Hannah Brandham was born at Eaton Bray, Bedfordshire, England 1 November 1843. She was the daughter of Mary Smuin and John Brandham, one of five children. The other children were Jabez, Jessie, Naomi and Elizabeth.
The 1851 England Census for Eaton Bray, Beds shows John Brandham as head of household, married, age 32, agricultural laborer, born in Eaton Bray, Beds
Mary, wife, age 30, born in Radley, Berks
Hannah, dtr, age 7, straw plaiter, born in Eaton Bray, Beds
John, son, age 5, born in Eaton Bray, Beds
Jesse, son, age 2, born in Eaton Bray, Beds
unnamed, dtr, age 1 month, born in Eaton Bray, Beds
The Eaton Bray Millenium Book found here explains more about the work Hannah did as a 7-year-old plaiting straw:
History Written by two Granddaughters: Mabel W. Christensen and Mildred A. Raymond:
In 1855 the Latter Day Saint Elders brought the Gospel to the Smuin family. Mary Smuin Brandham and her brothers and sisters joined the church. John Brandham, Hannah’s father, never did join the church and was very; displeased with his wife and family for doing so and soon after, left his family. He was of a roving disposition and it was never known what became of him.
About one year later on 15 July 1856, Hannah’s mother died. At this time the family was separated. Hannah and Naomi went to live with their mother’s sister, Hannah Smuin Harvey, and Elizabeth and Jessie made their home with another sister, Susannah Smuin Empey. Jabez being older, was on his own.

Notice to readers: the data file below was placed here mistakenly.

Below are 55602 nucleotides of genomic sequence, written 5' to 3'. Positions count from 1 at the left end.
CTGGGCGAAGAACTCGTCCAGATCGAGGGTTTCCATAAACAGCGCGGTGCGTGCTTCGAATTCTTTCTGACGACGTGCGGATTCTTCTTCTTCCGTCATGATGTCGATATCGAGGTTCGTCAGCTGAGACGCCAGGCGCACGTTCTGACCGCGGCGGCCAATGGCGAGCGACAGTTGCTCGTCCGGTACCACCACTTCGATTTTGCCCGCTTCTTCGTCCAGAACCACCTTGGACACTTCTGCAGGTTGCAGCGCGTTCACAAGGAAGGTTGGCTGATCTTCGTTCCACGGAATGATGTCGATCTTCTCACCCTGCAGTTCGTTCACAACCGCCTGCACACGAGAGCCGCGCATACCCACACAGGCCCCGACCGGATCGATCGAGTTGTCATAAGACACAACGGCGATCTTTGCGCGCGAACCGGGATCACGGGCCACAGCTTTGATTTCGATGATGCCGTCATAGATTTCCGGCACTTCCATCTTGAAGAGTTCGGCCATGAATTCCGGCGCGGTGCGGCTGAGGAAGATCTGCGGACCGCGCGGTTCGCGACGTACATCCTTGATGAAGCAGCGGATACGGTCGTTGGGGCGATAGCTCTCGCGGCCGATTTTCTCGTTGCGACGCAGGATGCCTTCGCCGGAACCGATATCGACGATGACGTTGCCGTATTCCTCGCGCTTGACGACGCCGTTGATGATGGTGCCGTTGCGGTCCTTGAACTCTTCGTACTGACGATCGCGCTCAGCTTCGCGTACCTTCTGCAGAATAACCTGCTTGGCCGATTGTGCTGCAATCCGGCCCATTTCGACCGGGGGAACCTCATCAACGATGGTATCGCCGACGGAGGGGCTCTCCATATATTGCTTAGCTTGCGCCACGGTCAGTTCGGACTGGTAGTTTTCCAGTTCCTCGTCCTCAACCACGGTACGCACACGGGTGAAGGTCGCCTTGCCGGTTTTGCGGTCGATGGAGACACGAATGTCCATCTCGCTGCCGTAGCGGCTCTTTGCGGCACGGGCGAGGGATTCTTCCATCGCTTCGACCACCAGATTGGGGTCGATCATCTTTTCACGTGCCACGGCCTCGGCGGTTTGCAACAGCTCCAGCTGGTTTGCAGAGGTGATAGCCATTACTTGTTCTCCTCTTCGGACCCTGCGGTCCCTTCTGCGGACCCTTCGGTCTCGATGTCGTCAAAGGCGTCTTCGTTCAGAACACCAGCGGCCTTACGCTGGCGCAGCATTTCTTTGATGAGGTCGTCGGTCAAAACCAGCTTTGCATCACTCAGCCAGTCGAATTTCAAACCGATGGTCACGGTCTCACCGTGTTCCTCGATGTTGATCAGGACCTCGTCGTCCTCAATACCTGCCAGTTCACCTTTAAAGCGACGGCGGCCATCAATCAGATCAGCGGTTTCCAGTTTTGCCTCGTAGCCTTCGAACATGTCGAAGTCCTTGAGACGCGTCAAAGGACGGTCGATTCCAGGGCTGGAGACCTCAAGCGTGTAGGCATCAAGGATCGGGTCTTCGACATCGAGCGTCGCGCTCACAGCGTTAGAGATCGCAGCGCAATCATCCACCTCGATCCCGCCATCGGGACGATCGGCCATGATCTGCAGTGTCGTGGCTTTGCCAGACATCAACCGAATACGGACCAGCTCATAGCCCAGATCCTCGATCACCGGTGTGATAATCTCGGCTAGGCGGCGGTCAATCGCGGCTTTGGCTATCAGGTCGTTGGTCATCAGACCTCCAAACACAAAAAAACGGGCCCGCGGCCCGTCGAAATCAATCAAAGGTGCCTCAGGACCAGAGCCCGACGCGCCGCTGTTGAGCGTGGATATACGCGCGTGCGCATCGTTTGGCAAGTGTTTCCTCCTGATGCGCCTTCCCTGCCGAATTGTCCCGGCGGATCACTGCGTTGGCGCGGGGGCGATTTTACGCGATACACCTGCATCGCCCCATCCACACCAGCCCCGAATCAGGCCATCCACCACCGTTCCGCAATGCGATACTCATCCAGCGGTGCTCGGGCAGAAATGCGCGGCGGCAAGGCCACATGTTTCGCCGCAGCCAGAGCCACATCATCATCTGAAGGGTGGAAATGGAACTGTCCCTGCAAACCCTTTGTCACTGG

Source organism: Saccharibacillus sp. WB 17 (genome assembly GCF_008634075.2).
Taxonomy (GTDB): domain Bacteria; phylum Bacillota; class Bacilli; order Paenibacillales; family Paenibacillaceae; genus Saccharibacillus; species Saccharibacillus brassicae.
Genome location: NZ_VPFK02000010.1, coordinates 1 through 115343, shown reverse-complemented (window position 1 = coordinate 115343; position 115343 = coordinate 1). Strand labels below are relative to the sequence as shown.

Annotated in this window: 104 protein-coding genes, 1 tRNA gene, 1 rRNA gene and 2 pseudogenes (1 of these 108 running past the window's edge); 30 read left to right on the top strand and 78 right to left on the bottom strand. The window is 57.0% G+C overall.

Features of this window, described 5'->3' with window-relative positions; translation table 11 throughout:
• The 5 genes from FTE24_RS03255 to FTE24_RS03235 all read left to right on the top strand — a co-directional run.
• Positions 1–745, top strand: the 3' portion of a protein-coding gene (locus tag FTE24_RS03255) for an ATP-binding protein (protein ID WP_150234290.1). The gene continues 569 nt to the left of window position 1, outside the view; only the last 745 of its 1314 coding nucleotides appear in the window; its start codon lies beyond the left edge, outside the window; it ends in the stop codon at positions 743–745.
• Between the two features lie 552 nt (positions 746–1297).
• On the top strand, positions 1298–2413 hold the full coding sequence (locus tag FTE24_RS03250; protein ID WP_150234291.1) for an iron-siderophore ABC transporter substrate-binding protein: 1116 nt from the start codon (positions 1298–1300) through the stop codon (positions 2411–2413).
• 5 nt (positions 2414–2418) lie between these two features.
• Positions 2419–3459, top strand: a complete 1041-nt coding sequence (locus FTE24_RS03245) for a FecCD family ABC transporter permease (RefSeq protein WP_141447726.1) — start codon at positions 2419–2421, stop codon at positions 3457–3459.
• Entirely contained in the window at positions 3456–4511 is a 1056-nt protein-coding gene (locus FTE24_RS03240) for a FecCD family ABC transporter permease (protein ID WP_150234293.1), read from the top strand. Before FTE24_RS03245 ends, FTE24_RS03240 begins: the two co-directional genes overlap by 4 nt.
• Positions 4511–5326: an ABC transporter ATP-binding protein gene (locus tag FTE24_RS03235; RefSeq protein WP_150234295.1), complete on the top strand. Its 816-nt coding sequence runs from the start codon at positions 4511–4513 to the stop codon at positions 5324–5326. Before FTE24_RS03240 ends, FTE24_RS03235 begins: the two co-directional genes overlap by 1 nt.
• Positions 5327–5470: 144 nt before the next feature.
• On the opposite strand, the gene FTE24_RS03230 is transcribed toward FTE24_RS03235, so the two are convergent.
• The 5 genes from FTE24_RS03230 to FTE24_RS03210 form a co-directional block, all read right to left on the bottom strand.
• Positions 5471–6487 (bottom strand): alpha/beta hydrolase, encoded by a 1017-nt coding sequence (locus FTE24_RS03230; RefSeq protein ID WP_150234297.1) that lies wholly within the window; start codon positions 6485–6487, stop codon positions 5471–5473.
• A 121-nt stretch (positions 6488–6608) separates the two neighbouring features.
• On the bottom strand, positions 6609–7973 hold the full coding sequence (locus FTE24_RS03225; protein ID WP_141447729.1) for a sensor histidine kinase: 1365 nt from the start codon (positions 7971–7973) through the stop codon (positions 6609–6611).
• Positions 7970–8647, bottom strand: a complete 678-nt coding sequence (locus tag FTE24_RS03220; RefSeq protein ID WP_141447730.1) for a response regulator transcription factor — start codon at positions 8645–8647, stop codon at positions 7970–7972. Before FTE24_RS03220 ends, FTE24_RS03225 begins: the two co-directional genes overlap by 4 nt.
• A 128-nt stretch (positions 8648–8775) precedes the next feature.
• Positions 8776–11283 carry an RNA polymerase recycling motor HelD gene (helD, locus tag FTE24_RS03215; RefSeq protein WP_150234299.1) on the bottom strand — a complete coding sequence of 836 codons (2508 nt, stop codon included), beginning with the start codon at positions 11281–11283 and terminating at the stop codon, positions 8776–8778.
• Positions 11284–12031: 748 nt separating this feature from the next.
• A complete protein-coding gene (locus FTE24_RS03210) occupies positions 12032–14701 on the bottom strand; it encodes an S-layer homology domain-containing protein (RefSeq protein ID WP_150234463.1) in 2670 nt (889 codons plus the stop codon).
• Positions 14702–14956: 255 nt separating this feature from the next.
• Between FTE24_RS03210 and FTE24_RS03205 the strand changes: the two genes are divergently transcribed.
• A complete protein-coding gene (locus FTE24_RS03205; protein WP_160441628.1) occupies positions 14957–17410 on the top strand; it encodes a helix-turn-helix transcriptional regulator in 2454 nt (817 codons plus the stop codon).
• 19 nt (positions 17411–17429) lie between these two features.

Hannah resided with her aunt Hannah and Uncle Daniel Harvey in England until the family emigrated. She was a member of the North London Branch.
On 4 June 1863, she and the Daniel Harvey family sailed from London England, on the ship Amazon. Before the Amazon sailed, Charles Dickens wrote an article which is published in his works “Great Expectations and the Uncommercial Traveler”. Dickens thought that “Mormonism” was taking from the shores of England only the scum of the land–the ignorant class. The article referred to tells the object of his visit and what he found, and how utterly astonished he was in finding just the opposite of what he expected. He visited the immigrant ship Amazon and this is what he said:
“My emigrant ship lies broadside on to the warf. Two great gangways made of spars and planks connect her with the wharf;and up and down these gangways, perpetually crowding in and out, to and fro,; like ants are the emigrants who are going to sail in this emigrant ship…I go out on the poop deck for air, surveying the emigrants on the deck below. I find more pens and inkstands in action, and more papers and interminable complication respecting accounts, with individuals for tin cans and what not. But nobody is in an ill temper, nobody is worse for drink, nobody nobody swears and oath or uses a coarse word, nobody appears depressed, nobody is weeping and down upon the deck in every corner where it is possible to find a few square feet to kneel, crouch, or lie, people in every unsuitable attitude for writing, are writing letter.
Now I have seen emigrant ships before this day in june. And these people are so strikingly different from all other people in like circumstances whom I have ever seen, that I wonder aloud, `What could a stranger suppose these emigrants to be?’